This year, I was invited by my aunt to Christmas lunch, at her family's house in Bendigo. In years gone by, my family would often spend Christmas day either at that house, at my family's home, or at my other aunt's house, though the last time that tradition was observed was probably in 1988. In the lead up, I found myself looking forward to the lunch, and in particular to seeing my cousins. I figured it must have been over fifteen years since I had last seen them, and I had long sought opportunity to do so.
We left early on Christmas morning, with my father having offered Poppa a lift which he had declined. He had wanted to go to church in the morning at his leisure, but promised to drive himself to Bendigo, and he'd also offered to drive me home. My parents, meanwhile, were staying in Bendigo over night, and booked a hotel room large enough to accommodate me should I also wish to stay. It was suggested I leave my car at a station in case I needed to take a train home, but once Poppa confirmed that he would be driving home, I decided against the plan.
After a couple of hours, we arrived. It was a hot day, and I expressed my guilt for leaving Jessie at home, but she seemed to have very much enjoyed her gift which Simon had sent from Paris, care of PETA - vegan dog treats displayed in a stylish wreath format. It was great to see my cousins again, as well as to meet their partners, both of whom I immediately liked a lot. Then of course, there were all the people I had no idea about and how they fit in. It probably shows how far out of the loop I've become.
An announcement was made before lunch by my aunt Joy: My grandfather would no longer be joining us. He had phoned on route to say he couldn't find the address. He'd used his GPS to get to the correct street, but unfortunately navigated to the completely incorrect town, a similar distance from home in the wrong direction. Gifts were exchanged in a Kris Kringle (or Jidka-style) fashion, with my cousin Stuart proving himself to be the most colourblind of the males of our generation of the family.
'I'd like the orange present, Stu!' called Bob, innocently. Stuart looked blankly at the gifts, and whilst I could understand, having been in similar situations regularly (particularly in a professional context in regards to Mr Sketch tones,) I was surprised at the extent of his afliction. Meanwhile, my immediate family cemented our reputation by choosing distinctly bottle-shaped gifts each time our names were called.
My aunt, a real estate agent, asked some questions about my house, and my mother complained about the fact that I still didn't technically own a house - I must have forgotten to tell her that I actually had had the house signed over to me a few days earlier. When I revealled this, she became incredibly angry at me, as though I had kept the fact a secret for some reason. Perhaps I had failed to mention it, but if so, it was probably only because I'd worked so much and only seen my family when we were doing specific things.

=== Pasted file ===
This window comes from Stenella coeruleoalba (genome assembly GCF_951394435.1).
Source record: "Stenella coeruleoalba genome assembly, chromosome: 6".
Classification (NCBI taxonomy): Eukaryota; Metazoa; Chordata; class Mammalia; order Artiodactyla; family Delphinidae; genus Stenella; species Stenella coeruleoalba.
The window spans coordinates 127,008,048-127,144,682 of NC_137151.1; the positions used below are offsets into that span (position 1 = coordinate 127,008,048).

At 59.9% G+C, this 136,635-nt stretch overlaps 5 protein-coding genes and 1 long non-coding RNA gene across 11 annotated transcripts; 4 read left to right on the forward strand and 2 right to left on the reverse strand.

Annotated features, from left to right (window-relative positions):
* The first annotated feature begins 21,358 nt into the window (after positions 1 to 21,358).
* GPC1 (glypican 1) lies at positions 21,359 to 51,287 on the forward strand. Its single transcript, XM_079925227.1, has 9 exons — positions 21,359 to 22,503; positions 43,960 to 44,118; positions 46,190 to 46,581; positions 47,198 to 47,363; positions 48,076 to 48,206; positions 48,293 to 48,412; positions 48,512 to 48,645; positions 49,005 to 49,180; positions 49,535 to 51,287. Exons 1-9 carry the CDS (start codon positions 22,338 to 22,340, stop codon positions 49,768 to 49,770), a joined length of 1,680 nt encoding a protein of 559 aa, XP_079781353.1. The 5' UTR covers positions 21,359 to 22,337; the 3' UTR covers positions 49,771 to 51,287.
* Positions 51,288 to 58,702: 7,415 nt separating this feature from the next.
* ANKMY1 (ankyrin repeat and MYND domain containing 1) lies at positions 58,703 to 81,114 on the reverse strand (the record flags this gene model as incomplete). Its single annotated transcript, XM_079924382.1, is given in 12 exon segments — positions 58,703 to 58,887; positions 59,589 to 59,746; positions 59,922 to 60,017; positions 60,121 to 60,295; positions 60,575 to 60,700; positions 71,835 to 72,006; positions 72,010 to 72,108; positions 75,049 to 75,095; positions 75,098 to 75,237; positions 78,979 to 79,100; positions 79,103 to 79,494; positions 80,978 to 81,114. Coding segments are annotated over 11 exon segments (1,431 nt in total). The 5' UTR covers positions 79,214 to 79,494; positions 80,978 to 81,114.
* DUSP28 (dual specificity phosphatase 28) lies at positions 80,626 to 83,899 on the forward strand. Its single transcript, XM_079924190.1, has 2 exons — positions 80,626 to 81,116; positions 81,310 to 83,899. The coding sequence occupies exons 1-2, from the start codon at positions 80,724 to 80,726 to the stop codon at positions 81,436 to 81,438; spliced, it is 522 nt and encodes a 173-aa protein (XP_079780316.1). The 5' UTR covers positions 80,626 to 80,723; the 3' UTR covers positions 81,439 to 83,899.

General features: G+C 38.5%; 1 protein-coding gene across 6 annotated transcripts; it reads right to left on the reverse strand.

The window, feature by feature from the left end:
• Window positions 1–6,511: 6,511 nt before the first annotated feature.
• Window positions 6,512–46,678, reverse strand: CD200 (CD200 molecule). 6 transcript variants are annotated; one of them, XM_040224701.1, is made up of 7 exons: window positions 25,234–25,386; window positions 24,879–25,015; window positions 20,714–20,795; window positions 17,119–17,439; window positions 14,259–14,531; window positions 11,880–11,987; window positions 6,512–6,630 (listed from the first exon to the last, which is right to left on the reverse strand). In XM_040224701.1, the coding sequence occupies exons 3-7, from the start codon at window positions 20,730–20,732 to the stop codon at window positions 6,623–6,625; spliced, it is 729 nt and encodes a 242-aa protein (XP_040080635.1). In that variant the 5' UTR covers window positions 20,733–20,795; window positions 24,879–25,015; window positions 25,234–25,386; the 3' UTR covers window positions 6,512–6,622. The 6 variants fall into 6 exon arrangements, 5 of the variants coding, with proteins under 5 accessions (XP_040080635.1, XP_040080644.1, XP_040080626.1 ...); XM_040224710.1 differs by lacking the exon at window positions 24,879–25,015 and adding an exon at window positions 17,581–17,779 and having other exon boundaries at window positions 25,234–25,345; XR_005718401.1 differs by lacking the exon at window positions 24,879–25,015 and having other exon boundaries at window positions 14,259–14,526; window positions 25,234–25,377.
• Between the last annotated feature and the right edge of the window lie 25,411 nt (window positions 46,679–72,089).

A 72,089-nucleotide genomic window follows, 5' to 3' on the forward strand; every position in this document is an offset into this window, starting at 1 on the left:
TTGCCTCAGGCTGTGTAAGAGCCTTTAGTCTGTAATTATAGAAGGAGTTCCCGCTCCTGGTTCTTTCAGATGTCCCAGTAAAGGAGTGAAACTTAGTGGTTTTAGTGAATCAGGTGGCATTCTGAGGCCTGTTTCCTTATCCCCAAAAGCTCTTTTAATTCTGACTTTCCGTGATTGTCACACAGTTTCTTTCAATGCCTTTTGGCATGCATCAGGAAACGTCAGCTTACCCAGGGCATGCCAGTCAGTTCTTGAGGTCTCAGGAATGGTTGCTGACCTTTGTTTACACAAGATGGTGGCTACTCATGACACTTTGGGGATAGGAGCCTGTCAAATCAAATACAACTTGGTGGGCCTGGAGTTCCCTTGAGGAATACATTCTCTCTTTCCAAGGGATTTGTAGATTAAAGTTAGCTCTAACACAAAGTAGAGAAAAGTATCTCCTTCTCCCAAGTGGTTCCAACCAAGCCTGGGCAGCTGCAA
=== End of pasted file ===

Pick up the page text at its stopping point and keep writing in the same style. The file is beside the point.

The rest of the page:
My uncle Ian, as well as being a gunzel of the classic variety, is also renowned for his car collection, and I was pleased after lunch when the invitation was extended to browse his elaborate garage and see his vintage ambulance and Austin convertible (I think it is an Austin.) I had alterior motives, however. My parents had, at my cousin John's wedding, strategically mentioned my Mini, sitting devestatingly in need of repair. Their hope, I learned, was that someone might offer to give it a good home. Whilst that isn't my ideal solution, it is one I might consider. Apparently, my ideal solution was the one that was assumed by Stuart - that he'd like to repair the car for fun. So as people paraded to the garage, I sought opportunities to reintroduce the idea and state my strong support for it.
And then the point came. Either one was staying, or leaving. My parents suggested I stay, but I said someone had to look after Jessie. I had made my plan. Unline the previously anthemic Blink-182 single, I would be home for Christmas. So I headed to the station. I'd planned this. I had examined the V-Line timetable and packed my Gameboy and a book. Whatever research I had done was thwarted by the unpredictable country Christmas time table. I waited a couple of hours before the train came, quite certain of the direction I needed to travel, but doubting myself after several scenes of the game Secret Files: Tunguska were completed I started to find myself wondering if the trains that felt like they were going in the wrong direction might have been the ones I needed. Eventually the train that felt right came, and I climbed aboard.
I found a map to confirm that I was in fact going in the right direction, and settled back to enjoy the ride. I didn't need my Gameboy a lot, because I wanted to check out the scenery, but darkness fell quickly. It was a longer journey than I expected it to be, and it was after midnight when I arrived at Spencer Street. I opted to take the first train to Flinders Street to find the most suburban trains. My guess was, that by this time, I would need to walk home. As is my usual Modus Operandi, I took the first train heading in the right direction. It happened to be a Dandenong train, so I walked home from Springvale. On the way, I seemed to frighten a girl, who screamed when she turned a corner and came face to face with me. The walk also gave me a chance to observe some of the local Christmas lights, but by that time it was after 1am, and perhaps some had been deactivated, or maybe they just aren't as prevelant as they used to be.
I'd cited Jessie being at home without food as the reason for my desperation to leave, but when I served her a late night dinner, I realised she had had the vegan wreath treats to much on all day.